I had a really hard time finding good sized crushed rock too until I thought to check that store. Everyone online says to use crushed granite or even turface, but I literally could not find any in person, or even at any online stores that would ship to Canada.

Thanks! I'll have to post pictures of my other lithops. :)
 

WillowMarie

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Moz Moz I've been bottom watering, which helps with the soil not moving and separating differently. But I understand what you are saying with the perlite floating up! Perlite is the most common or only suggestion, too, when researching books or websites on succulent care, and is why I started with that. I'll looking forward to getting other stuff in the future.

That's a great tip on the Tractor Supply store. It doesn't seem available around me, but they do deliver and offer free delivery over a certain amount. You can also buy cat food and such to hit the amount for free delivery, haha.

Cannot wait to see your lithops pictures!
 
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WillowMarie

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I behedded my two succulents previously posted that had soft or weird looked stems. The roots were thrown out, but later while getting into bed I realized I should have kept the roots and lower stem just in case! I ran upstairs and dug a little through the top layer of garbage, but could not find them. Oh well... will just need to remember for next time. I was excited to see if anything should have grown from the bottom parts.
 

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Time for some lithops pictures I just took. I decided to name them while writing this. :lol2:

Unfortunately, I don't know which species or varieties any of these are. Every time I find one that looks like one of my lithops and I feel pretty confident about it, I'll find another one that looks just like it. :lol:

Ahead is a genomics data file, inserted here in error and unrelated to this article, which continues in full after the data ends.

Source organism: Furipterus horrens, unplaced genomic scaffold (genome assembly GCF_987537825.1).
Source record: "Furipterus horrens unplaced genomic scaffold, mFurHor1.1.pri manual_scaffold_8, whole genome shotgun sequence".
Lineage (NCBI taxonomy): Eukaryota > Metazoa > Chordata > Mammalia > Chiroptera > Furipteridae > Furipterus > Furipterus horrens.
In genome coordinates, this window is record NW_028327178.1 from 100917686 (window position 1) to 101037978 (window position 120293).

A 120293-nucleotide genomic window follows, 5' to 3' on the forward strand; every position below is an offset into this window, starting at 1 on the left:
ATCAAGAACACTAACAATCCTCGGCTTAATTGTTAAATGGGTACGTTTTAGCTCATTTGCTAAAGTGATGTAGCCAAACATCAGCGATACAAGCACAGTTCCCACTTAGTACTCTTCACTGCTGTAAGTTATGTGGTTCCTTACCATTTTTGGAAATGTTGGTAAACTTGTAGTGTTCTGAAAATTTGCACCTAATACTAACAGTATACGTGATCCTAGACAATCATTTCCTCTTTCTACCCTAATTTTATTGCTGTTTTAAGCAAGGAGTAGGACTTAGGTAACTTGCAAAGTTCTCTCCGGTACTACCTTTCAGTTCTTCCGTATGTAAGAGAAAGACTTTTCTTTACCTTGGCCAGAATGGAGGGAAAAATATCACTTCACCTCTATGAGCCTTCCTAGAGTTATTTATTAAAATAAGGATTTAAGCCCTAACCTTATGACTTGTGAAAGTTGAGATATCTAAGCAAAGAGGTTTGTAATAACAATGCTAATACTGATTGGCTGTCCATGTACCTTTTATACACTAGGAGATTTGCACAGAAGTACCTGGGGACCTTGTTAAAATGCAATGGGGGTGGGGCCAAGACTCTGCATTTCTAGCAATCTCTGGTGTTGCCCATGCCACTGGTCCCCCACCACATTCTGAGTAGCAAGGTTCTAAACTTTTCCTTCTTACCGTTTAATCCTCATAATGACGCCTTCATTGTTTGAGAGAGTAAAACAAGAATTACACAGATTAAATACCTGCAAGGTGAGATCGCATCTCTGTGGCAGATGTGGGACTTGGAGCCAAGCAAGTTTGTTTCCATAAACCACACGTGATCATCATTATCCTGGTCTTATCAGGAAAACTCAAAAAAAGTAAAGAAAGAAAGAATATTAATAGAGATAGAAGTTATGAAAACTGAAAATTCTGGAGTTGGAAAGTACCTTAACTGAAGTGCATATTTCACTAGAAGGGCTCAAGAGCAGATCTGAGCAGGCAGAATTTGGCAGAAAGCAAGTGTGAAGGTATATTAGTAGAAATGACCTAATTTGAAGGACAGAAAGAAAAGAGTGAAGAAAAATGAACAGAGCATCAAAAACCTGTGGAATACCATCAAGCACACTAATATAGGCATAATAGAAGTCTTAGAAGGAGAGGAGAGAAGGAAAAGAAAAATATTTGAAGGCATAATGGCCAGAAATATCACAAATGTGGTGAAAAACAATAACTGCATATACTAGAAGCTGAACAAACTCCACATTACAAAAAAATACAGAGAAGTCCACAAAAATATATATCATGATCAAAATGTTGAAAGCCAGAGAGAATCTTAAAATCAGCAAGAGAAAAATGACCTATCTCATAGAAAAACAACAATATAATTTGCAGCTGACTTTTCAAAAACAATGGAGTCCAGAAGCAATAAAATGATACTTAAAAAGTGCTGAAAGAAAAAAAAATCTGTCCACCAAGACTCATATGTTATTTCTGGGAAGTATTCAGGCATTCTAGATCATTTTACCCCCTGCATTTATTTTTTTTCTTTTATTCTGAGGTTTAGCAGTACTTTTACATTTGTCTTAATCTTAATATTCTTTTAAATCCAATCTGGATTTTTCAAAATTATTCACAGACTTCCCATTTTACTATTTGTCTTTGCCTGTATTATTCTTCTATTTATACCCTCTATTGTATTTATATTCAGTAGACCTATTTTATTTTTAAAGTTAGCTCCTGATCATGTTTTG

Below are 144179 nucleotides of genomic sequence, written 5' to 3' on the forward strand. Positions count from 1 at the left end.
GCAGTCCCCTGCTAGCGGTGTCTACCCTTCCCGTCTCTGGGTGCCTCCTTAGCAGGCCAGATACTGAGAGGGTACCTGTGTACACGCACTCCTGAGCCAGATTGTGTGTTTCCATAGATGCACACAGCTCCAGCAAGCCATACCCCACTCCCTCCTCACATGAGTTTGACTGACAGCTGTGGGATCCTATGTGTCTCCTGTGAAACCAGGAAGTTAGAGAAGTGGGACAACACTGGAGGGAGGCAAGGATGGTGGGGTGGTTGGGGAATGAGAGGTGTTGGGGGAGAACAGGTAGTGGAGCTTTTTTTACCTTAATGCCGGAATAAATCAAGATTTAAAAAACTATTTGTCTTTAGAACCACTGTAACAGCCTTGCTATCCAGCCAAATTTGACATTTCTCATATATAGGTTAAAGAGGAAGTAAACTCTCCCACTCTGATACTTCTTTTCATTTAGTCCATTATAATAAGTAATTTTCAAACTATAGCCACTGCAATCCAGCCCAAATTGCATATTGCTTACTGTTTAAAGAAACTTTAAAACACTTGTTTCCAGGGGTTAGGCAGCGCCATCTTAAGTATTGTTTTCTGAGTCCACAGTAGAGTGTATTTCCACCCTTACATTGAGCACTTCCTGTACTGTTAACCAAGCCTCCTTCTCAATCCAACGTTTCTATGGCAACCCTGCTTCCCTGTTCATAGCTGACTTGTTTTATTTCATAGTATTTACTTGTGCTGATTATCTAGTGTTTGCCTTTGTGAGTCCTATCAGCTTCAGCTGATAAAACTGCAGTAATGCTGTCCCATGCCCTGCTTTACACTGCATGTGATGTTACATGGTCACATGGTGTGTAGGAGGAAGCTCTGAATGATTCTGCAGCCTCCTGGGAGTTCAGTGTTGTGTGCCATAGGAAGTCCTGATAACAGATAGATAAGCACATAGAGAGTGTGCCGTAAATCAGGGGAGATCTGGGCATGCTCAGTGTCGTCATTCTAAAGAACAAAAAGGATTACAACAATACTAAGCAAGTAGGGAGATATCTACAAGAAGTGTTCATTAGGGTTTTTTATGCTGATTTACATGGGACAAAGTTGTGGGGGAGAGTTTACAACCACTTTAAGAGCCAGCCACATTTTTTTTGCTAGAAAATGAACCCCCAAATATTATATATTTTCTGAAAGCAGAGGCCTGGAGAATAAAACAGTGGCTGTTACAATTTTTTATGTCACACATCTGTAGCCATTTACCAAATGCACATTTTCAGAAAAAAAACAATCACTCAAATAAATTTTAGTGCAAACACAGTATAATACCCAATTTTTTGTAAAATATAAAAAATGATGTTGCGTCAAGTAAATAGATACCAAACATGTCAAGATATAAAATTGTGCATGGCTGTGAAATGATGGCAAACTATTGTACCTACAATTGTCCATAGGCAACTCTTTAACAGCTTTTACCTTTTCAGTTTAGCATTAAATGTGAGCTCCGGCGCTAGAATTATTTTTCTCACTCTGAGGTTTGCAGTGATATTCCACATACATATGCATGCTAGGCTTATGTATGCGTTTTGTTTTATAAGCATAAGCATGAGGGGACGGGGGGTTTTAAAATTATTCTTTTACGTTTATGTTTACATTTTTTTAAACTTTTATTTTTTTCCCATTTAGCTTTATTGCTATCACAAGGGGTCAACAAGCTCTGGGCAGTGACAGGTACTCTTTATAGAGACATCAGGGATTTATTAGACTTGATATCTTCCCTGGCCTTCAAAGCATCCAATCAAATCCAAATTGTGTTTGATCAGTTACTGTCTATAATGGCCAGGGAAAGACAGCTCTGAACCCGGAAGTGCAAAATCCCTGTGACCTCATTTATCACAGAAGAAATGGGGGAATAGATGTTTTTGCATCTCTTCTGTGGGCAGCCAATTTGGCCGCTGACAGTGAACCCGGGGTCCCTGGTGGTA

Also, sometimes I find it hard to tell how big lithops are in pictures. All of these are (or were, as in Angel's case) in the same sized pots. I put a dime next to a few for scale.

#1 - Angel
43108901_10160821573600332_4246001602218950656_n Oct 2018.jpg

This was my first lithops. I bought it in August 2018, it flowered for a few days in October 2018, and then it went to the great greenhouse in the sky last year. I'm not sure what happened to the poor thing or why it died. It was mauled by Tango once or twice (she loves pulling lithops out of the soil and dropping them on the floor) but maybe I didn't water it enough. :doh: I miss it, which feels funny to say, but it was my first lithops ever, and I kept it alive long enough for it to flower.

#2 - Tiny and Pipsqueak
93840619_10163225306515332_1946823235492380672_n (1).jpg

Mid-April 2020

IMG_6960 Lithops Splitting.jpg

Taken today.
These ones are tiny. I believe I got these near the end of last summer, or maybe it was in the fall. I wish Pipsqueak would split! Bonus cat hair too, as all of my lithops sit on the same table the cats like to hang out on.

#3 - Red
IMG_6958 Lithops Red.jpg

This lithops, and the next one, were bought almost two months ago. Their roots were infested with some kind of larvae (maybe fungus gnat larvae), which I wasn't aware of until I brought them home and washed all the peat moss off. Red was also being munched on by the larvae, meaning some gross chunks were taken out of the leaves around the roots. :barfgreen: I couldn't return or exchange them, so they got a nice insecticidal soap root shower.

Before I took these pictures today, I took both ex-infested lithops out of the soil to make sure all the larvae were gone. I couldn't see any, so fingers crossed. The sides of Red are super wrinkly too and it's quite a bit shorter than it was when I got it. I'm not sure if I should water it yet. Watering lithops is sort of intimidating. :lol:

#4 - Sandy
IMG_6957 Lithops Green.jpg

This is lithops #3's friend who was bought the same day. I really like the colouring on this one. Sandy also had a larvae infestation around the roots, though it hadn't been chomped on very much in comparison to Red. Its sides are wrinkled as well, though not as dramatically as Red.

#5 - Casper
IMG_8968 June 22 2019.JPG

22 June 2019

IMG_6971 Casper.jpg

Casper today (28 June 2020)

92848438_10163225306605332_5704386433662320640_n.jpg

Mid-April 2020

IMG_6969 Lithops Transparent.jpg